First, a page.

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2018 BMW X1 xDrive28i

Until last week, I was sure the second generation BMW X1 was a subcompact crossover SUV, or sport activity vehicle as BMW likes to remind everyone, but it's in fact one of the smaller compact vehicles in the segment, competing alongside it's slightly larger X3 brother. The X1 is now BMW's entry-level crossover, allowing people to get into the brand at an affordable starting price and adding the features they want or need from that, but is it still the same BMW experience?

My week with the X1 started off as any other since starting up with the press fleets out here on Montreal, with a nice 120km drive back home to our global studios in Acton Vale. Avoiding all the potholes this time, it gave me a good opportunity to get to know this cheerful little vehicle, and over our week I had a very good idea of what this X1 has to offer.

Let's talk about the exterior. The first generation's wagon-like design is gone, and this new vehicle looks a lot like the 2018 update to the X3, just a bit smaller. Up front we have adaptive LED headlights with LED cornering lamps, much like the 2018 Mini Countryman we featured earlier. The fog lamps are still halogen based and require to be manually turned on each time you need them. Front and rear Park Distance Control and power folding mirrors are optioned on this, along with BMW's comfort access keyless entry and a power lift-gate.

Styling will always be subjective, the X1 is certainly better looking than the generation it replaced, but continues to follow BMW's design language that many of our viewers are finding stale. Our car's sport package adds 19" rims, however this test vehicle had 18" winter rims/tires equipped still. Speaking of equipment, the base price for the X1 is $40,600.00 CAD and ours came with $12,095.00 in options, making this one of the more expensive crossovers we've featured on this show so far.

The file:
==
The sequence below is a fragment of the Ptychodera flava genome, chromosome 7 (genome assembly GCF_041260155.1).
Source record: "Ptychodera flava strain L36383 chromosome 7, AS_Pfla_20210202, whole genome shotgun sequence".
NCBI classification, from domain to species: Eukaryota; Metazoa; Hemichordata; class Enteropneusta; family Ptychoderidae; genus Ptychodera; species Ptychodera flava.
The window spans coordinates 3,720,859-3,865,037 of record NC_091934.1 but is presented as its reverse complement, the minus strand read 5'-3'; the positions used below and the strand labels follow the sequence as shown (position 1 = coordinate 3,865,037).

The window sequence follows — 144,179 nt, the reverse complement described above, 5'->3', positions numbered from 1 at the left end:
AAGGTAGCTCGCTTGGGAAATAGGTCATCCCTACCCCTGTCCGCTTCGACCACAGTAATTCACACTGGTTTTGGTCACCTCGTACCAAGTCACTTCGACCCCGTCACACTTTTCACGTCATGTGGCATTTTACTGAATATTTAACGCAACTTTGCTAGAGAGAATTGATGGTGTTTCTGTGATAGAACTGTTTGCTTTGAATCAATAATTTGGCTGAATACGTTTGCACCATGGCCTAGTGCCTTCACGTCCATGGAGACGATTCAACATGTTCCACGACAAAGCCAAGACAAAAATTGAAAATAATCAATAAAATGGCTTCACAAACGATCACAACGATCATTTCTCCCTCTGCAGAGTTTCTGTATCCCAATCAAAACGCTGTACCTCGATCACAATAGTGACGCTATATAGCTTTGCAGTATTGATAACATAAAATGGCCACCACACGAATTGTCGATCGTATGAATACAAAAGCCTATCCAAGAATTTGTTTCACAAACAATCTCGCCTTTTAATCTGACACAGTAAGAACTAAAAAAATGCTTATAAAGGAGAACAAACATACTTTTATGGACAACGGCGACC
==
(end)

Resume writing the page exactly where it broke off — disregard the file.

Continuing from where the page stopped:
Jumping inside we find a similar BMW interior, but not one borrowed off the previous generation X3 like we expected. The X1's mocha Nevada leather interior is one of a number of different colour options available, which is something that always helps BMW stand out from the rest of the competition. We found the sport seats up front to be firm but supportive, and consistent with other sport seats found on other models from BMW. We think people who like a firm seat will be happy with these.

Front and rear space in this crossover was better than expected, and even the trunk had ample room over what we anticipated. The target market for this crossover will likely be using this to get back and forth to work or daily errands around town, so the smaller form factor will work well for them. Our family of 3 had no issues with space, and getting groceries for a week fit no problem in the trunk area. The ability to fold the seats down in a 40/20/40 split allows for more flexibility when needing to haul longer or larger items.

While safety tech is relatively lacking on this vehicle given the price-point, you do get two ambient light colour options, wireless Apple CarPlay through the iDrive navigation system, and heated front seats with a heated steering wheel. The 3 main safety features are forward obstruction warning, pedestrian detection, and lane departure warning. None of these features are active, but will alert the driver of a pending issue.

We really do like the iDrive experience, easily the best among any other infotainment system. The upgraded HiFi audio system doesn't seem to do much to enhance the overall experience over the absolute base system, but you can upgrade to Harman/Kardon audio which we do prefer over a lot of other premium music systems. The HiFi system does seem to add Logic7 subwoofers under the front seats though, so that is a plus.

Performance is also on the higher side of the market with the 228 horsepower twin-power turbo engine. It has more power than most of the consumer crossovers in this segment, but fuel efficiency wasn't ideal for the size of the X1. We averaged 9.7L/100km with mostly highway driving during our week, and with the cost of premium fuel increasing it's going to cost more in gas than we'd typically like to see in this category.

We didn't have any issues with power delivery getting onto the highway or passing slower traffic, but did note that the transmission shifts slower when driving in comfort mode. If you really need to get going you'll want to jump on over into sport mode.

Overall BMW's smallest sport activity vehicle has a market here in Canada with buyers who want to get into the BMW brand and get some of the features they need. While it might not give us the full BMW experience we'd expect, this will be a popular seller in BMW's SAV lineup. Buyers up here want crossovers, and the standard xDrive will definitely be a selling factor over sedans.

You can watch our full episode of TestDrive Spotlight on the 2018 BMW X1 xDrive28i here:

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